Create a repository. Give it a unique name, and a description if you can. Make it private too. Once you complete this step, you will be provided a URL link to your repository. Copy this, we will use it in the next step.

Step Three

Turn the wp-content folder into a git enabled directory and add the remote repository address. Essentially, this step is informing our wp-content folder where to send data for storage and versioning. This is fairly simple if you have SSH access to your server. On your web server, use the following commands to get it done:

  1. cd ~/var/www/<your site>/wp-content
  2. sudo git init
  3. sudo git remote add origin <the link you copied in step two>

Step Four

Now we need to add the wp-content folder to our Git repository and upload the data. While we are still in the wp-content folder root, do the following:

  1. sudo git add .
  2. sudo git commit -m ‘init commit’
  3. sudo git push origin master

That’s it! Now you can access your code in the repository from anywhere. To copy the code locally, navigate to the root of your local WordPress project and remove the wp-content folder, then pull down the code. Use the following to do so:

  1. cd path/to/your/local/env/root
  2. rm -rf wp-content
  3. git clone <link to your repo> wp-content
11 Aug

WordPress REST Authentication with Node

Wordpress REST Authentication

No matter what type of automation you are trying to add to your WordPress instance, it always starts with authentication. In my research, I found that there are a few ways to accomplish this within Node.js. Authenticating with WordPress REST was my goal, and using JWT seemed the logical way to do it. This npm package worked well. You will also need to enable the WordPress instance. This package adds robust WordPress REST routes and works like a charm.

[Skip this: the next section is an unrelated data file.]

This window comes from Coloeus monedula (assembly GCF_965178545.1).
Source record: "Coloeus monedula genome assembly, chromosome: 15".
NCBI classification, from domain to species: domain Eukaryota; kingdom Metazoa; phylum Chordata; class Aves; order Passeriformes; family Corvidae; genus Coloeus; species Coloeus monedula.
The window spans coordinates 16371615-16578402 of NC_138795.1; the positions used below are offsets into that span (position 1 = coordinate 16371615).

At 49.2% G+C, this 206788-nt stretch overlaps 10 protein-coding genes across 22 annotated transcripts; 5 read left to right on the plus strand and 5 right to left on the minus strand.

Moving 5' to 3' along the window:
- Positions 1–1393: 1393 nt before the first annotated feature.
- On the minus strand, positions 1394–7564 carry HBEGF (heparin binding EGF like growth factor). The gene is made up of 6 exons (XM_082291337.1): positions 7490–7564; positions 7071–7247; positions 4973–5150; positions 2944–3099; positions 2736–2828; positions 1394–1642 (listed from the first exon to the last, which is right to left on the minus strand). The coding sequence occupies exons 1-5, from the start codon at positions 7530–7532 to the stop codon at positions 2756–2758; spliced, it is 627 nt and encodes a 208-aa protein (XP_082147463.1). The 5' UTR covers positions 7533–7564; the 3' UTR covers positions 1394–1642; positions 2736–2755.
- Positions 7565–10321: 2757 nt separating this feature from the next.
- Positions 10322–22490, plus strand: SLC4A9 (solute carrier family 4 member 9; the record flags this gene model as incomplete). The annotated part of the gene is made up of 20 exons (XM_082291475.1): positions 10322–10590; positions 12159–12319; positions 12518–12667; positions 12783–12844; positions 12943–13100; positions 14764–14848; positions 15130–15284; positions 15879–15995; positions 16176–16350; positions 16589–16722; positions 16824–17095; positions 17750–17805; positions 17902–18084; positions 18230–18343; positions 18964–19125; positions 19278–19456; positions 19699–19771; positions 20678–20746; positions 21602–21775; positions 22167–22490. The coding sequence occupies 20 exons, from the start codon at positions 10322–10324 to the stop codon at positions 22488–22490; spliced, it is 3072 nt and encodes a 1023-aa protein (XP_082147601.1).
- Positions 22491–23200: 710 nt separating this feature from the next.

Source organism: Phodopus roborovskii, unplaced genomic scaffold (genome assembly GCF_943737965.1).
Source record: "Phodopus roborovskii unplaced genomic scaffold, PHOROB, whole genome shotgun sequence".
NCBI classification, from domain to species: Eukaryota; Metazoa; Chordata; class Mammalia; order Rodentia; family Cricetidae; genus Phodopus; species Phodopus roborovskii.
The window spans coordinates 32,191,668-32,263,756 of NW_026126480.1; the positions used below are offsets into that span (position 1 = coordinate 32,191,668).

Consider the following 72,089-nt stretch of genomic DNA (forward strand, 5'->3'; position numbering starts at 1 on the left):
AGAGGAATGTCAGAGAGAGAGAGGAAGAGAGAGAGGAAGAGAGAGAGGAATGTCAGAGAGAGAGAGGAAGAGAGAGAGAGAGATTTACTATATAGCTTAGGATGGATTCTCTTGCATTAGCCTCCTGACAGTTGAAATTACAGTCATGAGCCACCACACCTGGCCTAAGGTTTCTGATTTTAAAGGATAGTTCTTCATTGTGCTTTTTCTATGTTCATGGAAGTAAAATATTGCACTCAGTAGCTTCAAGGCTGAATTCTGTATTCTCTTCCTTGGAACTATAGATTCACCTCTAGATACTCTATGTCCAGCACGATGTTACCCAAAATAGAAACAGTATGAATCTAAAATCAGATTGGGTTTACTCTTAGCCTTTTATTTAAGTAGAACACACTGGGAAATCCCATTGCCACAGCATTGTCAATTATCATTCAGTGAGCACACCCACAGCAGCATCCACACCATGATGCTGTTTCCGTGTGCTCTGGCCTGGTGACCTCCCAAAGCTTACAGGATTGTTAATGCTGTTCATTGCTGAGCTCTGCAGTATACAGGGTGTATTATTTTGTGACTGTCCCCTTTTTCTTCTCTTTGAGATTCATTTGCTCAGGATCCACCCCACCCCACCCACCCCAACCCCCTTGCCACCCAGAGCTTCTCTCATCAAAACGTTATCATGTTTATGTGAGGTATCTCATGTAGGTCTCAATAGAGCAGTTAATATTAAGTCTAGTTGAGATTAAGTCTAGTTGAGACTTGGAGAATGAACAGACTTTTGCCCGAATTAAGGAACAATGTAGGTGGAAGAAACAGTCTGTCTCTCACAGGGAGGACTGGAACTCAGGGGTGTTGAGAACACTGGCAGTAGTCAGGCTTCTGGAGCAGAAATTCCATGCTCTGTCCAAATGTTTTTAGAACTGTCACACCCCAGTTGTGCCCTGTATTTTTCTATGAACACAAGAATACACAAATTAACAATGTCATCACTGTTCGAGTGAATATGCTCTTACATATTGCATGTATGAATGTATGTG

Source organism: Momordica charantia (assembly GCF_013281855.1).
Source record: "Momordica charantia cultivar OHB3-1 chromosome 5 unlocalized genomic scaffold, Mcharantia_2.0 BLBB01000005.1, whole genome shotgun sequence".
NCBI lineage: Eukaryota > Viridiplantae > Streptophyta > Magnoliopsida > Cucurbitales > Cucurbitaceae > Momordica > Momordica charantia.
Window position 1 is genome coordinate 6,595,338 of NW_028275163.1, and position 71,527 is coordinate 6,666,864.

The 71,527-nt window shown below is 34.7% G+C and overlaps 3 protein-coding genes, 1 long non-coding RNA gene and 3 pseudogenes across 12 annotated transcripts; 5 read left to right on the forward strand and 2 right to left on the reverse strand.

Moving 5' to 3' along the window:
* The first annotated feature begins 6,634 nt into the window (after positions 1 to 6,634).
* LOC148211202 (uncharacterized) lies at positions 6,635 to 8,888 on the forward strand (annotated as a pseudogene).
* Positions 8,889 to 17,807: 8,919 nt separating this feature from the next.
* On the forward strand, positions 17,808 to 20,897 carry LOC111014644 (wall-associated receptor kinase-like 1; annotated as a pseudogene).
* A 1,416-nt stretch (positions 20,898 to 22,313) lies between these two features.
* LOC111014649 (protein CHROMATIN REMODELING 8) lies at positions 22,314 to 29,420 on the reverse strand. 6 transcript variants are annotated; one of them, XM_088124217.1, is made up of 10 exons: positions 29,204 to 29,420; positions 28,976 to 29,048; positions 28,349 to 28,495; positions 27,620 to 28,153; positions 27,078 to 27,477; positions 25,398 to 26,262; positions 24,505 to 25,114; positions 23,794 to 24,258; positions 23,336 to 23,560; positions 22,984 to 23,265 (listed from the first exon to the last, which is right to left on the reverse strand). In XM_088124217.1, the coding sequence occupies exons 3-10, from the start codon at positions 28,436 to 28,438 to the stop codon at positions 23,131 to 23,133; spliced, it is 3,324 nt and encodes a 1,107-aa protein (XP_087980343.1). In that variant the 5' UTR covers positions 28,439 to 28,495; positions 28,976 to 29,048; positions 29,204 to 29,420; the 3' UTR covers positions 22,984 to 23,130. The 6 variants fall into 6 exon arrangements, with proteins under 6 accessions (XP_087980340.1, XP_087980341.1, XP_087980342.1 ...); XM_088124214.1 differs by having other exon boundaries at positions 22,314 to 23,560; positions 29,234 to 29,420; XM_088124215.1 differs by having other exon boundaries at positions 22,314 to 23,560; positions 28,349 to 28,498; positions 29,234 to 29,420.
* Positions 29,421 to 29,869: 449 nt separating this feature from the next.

Step 1: Enable HTTP Authorization Headers in .htaccess

Add the following to the .htaccess file between the IfModule tags:

RewriteEngine on
RewriteCond %{HTTP:Authorization} ^(.*)
RewriteRule ^(.*) – [E=HTTP_AUTHORIZATION:%1]

Note: If you are using something like WP Engine, you will have some additional configuration.

Step 2: Install the JWT Plugin and Activate it

Go to your WordPress admin screen, then Plugins. A quick search for JWT should bring it up as the first choice: JWT Authentication for WP REST API. Enrique Chavez is the creator.

Step 3: Create a Reusable JS WordPress REST Authentication Library

You will need an HTTP agent such as Axios, SuperAgent, or Request. I used Axios here.

// WP.js
// imports
const axios = require(‘axios’);
const WPAPI = require(‘wpapi’);

// constants
const BASE_URL = ‘https://somewordpresssite.com’;
const WP_USER = ‘wp-admin’;
const WP_PASS = ‘password’;

// init
const init = async () => {
try {
  const authURL = `${BASE_URL}/jwt-auth/v1/token`;
  const wp = new WPAPI({ endpoint: BASE_URL });

  // make a post request to get a new token
  const result = await axios.post(authURL, {
    username: WP_USER,
    password: WP_PASS,
  });

  // destructure the token from the result
  const { data: { token } } = result;

  // set the Authorization header with the bearer token
  wp.setHeaders(‘Authorization’, `Bearer ${token}`);

  // await the user data and assign it to the wp object
  await wp.users().me();

  // return the wp object
  return wp;
} catch (e) {
  // some basic error handling
  console.error(‘Unable to authenticate with WordPress’, e.message);
  throw new Error(e);
}
};

module.exports = { init };

Step 4 – Authenticate with WordPress REST and Fetch Some Data

const { init } = require(‘./WP’);

(async () => {
const wp = await init();

const allCats = await wp.categories();
console.log(allCats);
})();